“Hum kisi deen ke hon qael-e-kirdar to hain, namleva hain Muhammad ke parastar to hain” (Whatever religion we belong to, we respect nobility of character. We revere Mohammad and are among his devotees) . This verse was composed and publicly recited many times by a prominent son of our homeland, the late Kunwar Mohinder Singh Bedi Sahar.
Respect by the followers of one religion for the sages and seers of another is part of Indian culture. In the 1920s, the eminent poet-philosopher of the subcontinent Muhammad Iqbal described Sri Ram as “the Imam-ul-Hind” (India’s greatest spiritual guide), Mahatma Buddha as “Gauhar-e -yakdana” (dazzling jewel in crown of India), and Guru Nanak as “Mard-e-kamil” (seer par excellence). A little later, at a public event, Mahatma Gandhi described the Prophet as “a seeker of truth who today exerts an unquestioned influence on the hearts of millions of men” (Harijan, July 1934). It is unfortunate that an eminent religious figure whose nobility of character, a scholar of the stature of Admired Bedi, is now scorned, ignoring the words of the Father of the Nation about his “hold on the hearts of millions”.
The recent comments about the Prophet in televised debates, which have outraged the Muslim world, did not come out of nowhere. A few weeks earlier, during a religious event, monks had seen fit to say unpleasant things about the founder of Islam. If holy people see nothing wrong with vituperation, why would ordinary men and women hold back? But then, where did they find these stories about the Prophet? What they said about the Prophet must have been based on hearsay, but this hearsay came from some thoughtless statements in old Urdu books, some of them by Muslim writers. Of course, these claims have been forcefully refuted by modern scholars of Islam. But why would unscrupulous critics bother to seek the truth?
Many stories from ancient religious books – from all communities in fact – may not be compatible with modern concepts of human rights and gender justice. However, we are not old enough to indulge in the religious polemics of yesteryear. We are citizens of a modern nation whose Constitution is secular and subjects us to a fundamental duty – “to promote harmony and the spirit of common brotherhood among all the peoples of India”. We must live by these ideals and stop looking for controversial elements in outdated religious literature to fight us, to the detriment of the national interest.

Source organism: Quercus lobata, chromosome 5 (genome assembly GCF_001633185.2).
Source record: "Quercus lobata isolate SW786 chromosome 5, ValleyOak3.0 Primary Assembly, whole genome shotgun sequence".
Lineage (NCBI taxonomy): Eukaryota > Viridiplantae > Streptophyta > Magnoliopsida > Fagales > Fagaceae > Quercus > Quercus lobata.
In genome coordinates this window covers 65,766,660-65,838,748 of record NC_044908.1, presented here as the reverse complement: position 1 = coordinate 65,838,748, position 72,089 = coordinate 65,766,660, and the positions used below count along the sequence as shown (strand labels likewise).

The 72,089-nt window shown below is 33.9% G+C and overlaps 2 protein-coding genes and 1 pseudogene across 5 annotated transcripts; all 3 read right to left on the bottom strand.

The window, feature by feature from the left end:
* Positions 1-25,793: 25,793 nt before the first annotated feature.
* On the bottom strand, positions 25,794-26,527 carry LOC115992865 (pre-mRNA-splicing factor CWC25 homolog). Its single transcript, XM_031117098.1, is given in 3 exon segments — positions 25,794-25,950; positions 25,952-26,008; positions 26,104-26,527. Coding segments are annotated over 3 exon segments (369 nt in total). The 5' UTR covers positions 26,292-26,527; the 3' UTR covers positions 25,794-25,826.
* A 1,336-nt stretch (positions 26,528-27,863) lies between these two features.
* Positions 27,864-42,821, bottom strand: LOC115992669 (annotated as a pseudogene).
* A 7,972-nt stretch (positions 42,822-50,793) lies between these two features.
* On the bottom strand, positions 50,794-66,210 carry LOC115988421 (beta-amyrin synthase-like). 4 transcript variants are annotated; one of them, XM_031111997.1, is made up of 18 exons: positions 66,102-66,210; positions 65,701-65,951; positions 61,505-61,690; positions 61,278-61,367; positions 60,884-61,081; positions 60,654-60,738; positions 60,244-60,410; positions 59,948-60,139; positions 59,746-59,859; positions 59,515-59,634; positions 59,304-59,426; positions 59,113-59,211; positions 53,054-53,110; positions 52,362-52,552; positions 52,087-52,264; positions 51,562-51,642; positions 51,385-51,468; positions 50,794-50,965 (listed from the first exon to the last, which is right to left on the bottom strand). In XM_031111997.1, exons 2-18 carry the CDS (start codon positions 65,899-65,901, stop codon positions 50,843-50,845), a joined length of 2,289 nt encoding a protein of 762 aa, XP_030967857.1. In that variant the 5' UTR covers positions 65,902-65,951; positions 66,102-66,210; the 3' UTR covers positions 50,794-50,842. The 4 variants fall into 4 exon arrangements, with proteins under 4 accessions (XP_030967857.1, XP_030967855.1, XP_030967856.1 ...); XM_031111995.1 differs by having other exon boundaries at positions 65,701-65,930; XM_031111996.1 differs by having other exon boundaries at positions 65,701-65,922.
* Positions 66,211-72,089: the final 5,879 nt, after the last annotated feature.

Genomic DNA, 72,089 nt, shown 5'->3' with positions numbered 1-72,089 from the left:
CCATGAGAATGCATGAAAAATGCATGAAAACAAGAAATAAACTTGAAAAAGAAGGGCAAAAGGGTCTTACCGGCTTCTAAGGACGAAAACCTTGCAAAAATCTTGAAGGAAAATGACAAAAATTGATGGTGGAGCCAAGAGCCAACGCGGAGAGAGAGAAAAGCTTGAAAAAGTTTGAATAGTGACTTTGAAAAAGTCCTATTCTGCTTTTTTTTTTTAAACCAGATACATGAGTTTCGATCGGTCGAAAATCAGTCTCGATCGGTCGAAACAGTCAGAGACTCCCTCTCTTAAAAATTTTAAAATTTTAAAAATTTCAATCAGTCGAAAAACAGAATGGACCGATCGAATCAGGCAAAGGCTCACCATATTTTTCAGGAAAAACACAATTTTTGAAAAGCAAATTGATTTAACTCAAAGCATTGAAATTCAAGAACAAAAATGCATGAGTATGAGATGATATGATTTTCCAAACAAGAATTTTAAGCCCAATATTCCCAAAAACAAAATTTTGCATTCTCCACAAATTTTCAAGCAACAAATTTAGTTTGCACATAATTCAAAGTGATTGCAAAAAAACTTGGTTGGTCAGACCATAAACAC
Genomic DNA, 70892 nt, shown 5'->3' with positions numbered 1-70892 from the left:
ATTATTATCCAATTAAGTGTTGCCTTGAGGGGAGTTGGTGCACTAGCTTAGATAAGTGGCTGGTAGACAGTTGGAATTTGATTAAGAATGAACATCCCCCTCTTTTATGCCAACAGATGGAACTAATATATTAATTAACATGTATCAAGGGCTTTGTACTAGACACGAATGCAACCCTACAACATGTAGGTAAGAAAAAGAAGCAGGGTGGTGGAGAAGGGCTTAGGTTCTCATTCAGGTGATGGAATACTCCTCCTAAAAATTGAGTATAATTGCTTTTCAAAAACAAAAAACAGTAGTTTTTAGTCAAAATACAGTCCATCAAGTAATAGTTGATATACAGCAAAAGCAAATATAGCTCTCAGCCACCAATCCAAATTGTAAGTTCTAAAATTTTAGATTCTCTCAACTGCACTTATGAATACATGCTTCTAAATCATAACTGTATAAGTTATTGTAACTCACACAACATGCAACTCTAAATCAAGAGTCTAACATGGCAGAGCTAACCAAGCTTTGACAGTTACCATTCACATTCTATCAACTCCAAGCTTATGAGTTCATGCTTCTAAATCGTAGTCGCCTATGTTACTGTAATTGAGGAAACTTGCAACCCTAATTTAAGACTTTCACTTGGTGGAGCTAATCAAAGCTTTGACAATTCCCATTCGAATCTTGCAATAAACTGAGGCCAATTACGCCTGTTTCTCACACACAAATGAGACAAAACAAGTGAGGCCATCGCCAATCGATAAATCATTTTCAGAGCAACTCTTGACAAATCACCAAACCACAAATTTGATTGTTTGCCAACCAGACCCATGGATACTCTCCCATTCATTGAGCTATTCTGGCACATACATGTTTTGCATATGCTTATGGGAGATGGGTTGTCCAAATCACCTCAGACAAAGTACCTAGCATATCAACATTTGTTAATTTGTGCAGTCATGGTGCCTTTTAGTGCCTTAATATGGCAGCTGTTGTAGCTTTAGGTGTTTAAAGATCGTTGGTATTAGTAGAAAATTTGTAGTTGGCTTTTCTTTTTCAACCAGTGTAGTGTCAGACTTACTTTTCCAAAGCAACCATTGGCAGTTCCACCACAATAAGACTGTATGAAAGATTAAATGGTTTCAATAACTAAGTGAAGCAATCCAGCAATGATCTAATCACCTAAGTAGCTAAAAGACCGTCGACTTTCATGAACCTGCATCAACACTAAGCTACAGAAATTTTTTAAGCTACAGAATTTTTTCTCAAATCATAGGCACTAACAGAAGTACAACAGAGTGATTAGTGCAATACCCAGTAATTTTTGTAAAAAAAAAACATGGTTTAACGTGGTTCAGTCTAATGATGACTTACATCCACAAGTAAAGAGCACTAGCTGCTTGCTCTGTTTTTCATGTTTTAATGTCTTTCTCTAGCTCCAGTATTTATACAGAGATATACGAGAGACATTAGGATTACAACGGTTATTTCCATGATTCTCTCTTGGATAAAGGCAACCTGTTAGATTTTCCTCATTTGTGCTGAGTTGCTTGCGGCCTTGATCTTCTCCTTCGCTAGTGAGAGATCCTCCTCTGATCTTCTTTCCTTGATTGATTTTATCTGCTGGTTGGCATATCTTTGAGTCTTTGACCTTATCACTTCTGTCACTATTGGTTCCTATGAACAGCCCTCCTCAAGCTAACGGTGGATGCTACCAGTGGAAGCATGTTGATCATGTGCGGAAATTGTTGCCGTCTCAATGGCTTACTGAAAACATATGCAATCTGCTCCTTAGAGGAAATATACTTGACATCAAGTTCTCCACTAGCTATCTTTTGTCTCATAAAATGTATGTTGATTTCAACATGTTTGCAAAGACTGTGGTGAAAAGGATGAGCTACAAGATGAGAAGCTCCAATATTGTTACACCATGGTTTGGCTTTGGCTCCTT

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The Indian Penal Code contains a chapter on “Offences Relating to Religion”. It aims to ensure that the people of this multi-religious country respect each other’s faith. Originally it contained four sections (295-98) the last of which dealt with the offense of “uttering words with the willful intent to injure the religious feelings of any person”. A new section (295A) was added in 1927 to establish penalties for “willful and malicious acts intended to outrage the religious feelings of any class by insulting its religion or religious beliefs”. In the background, there was a defamatory blast incident against Islam and its founder. Commenting on the new provision two years later, Judge William Baker of the Bombay High Court observed that “a violently abusive and obscene diatribe against the founder or prophet of a religion or against a religious system will amount to an attempt to ‘stir up hatred or enmity against people who follow this religion’ (Ambalal Paragji, 1929). Significantly, contemporary international human rights law agrees with this position under Indian law. In a judgment handed down in 2018, the European Court of Human Rights ruled that the defamation of the prophet of Islam “goes beyond the permissible limits of an objective debate” and “could stir up prejudice and put in jeopardize religious peace”.
I was brought up in a family where the children were taught to respect the spiritual figures of ancient India, as they could be divine messengers corresponding to the Quranic verse proclaiming “God has sent prophets to all parts of the world, all of whom are not mentioned here”. However, I am not a religious person and I do not regard the Prophet as a superhuman figure performing miracles, as many Muslims do, but as a revolutionary social reformer who, in the words of the eminent Indian jurist the late Laxmi Mall Singhvi, was “a thousand years ahead of his time.” Yet I, too, am disgusted at how some brethren in our country freely use offensive language for the great reformer, whom the American scholar Michael Hart has ranked first among a hundred names in The 100: Ranking of the most influential persons in history (1978).
Indian law empowers its authorities to nip any such wrongdoing in the bud. The persistent lack of proper legal action in an overly sensitive issue is angering the public. The anguish of the Muslim masses over condemnable incidents of insulting their Prophet is understandable, but its violent expression also tarnishes its fine reputation. Such a reaction to his denigration by a few misinformed individuals cannot be justified on the touchstone of what is called in law the “choice of evil”. The remedy for the abominable social evil of religious conflicts lies more than in the codes of law, and in the renewal of communal bonhomie.
At the World Parliament of Religions held in Chicago in 1893, the great Indian saint Swami Vivekananda said of the religion and the nation he represented: “I am proud to belong to a religion which has taught to the world both tolerance and universal acceptance. We not only believe in universal tolerance, but we accept all religions as true. The world expects us to continue to honor his godly words in letter and spirit.
The author is a professor of law and a former member of the Law Commission of India